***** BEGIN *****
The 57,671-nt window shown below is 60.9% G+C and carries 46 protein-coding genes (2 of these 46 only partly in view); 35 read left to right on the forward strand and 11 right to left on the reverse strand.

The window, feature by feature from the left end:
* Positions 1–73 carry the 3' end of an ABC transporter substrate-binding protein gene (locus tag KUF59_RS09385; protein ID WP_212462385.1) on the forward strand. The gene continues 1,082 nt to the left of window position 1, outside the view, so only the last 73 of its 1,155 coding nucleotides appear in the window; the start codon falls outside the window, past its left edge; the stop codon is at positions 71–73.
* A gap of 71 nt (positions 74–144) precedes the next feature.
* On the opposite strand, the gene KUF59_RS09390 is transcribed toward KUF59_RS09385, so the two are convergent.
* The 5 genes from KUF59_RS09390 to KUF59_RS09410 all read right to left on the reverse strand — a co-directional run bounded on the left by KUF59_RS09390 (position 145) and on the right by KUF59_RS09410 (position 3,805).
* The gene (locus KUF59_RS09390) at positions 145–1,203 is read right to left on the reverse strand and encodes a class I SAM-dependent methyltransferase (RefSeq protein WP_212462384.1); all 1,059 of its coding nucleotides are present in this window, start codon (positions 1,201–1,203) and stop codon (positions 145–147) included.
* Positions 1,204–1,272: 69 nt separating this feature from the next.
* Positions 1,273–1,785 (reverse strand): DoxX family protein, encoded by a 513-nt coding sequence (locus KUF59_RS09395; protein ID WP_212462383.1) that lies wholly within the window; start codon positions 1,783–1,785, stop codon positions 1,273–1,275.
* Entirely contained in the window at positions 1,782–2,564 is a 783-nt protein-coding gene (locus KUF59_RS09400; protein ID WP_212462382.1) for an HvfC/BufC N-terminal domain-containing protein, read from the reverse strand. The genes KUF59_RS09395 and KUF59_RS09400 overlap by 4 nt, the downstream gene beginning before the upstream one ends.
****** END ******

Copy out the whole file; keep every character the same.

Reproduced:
The 57,671-nt window shown below is 60.9% G+C and carries 46 protein-coding genes (2 of these 46 only partly in view); 35 read left to right on the forward strand and 11 right to left on the reverse strand.

The window, feature by feature from the left end:
* Positions 1–73 carry the 3' end of an ABC transporter substrate-binding protein gene (locus tag KUF59_RS09385; protein ID WP_212462385.1) on the forward strand. The gene continues 1,082 nt to the left of window position 1, outside the view, so only the last 73 of its 1,155 coding nucleotides appear in the window; the start codon falls outside the window, past its left edge; the stop codon is at positions 71–73.
* A gap of 71 nt (positions 74–144) precedes the next feature.
* On the opposite strand, the gene KUF59_RS09390 is transcribed toward KUF59_RS09385, so the two are convergent.
* The 5 genes from KUF59_RS09390 to KUF59_RS09410 all read right to left on the reverse strand — a co-directional run bounded on the left by KUF59_RS09390 (position 145) and on the right by KUF59_RS09410 (position 3,805).
* The gene (locus KUF59_RS09390) at positions 145–1,203 is read right to left on the reverse strand and encodes a class I SAM-dependent methyltransferase (RefSeq protein WP_212462384.1); all 1,059 of its coding nucleotides are present in this window, start codon (positions 1,201–1,203) and stop codon (positions 145–147) included.
* Positions 1,204–1,272: 69 nt separating this feature from the next.
* Positions 1,273–1,785 (reverse strand): DoxX family protein, encoded by a 513-nt coding sequence (locus KUF59_RS09395; protein ID WP_212462383.1) that lies wholly within the window; start codon positions 1,783–1,785, stop codon positions 1,273–1,275.
* Entirely contained in the window at positions 1,782–2,564 is a 783-nt protein-coding gene (locus KUF59_RS09400; protein ID WP_212462382.1) for an HvfC/BufC N-terminal domain-containing protein, read from the reverse strand. The genes KUF59_RS09395 and KUF59_RS09400 overlap by 4 nt, the downstream gene beginning before the upstream one ends.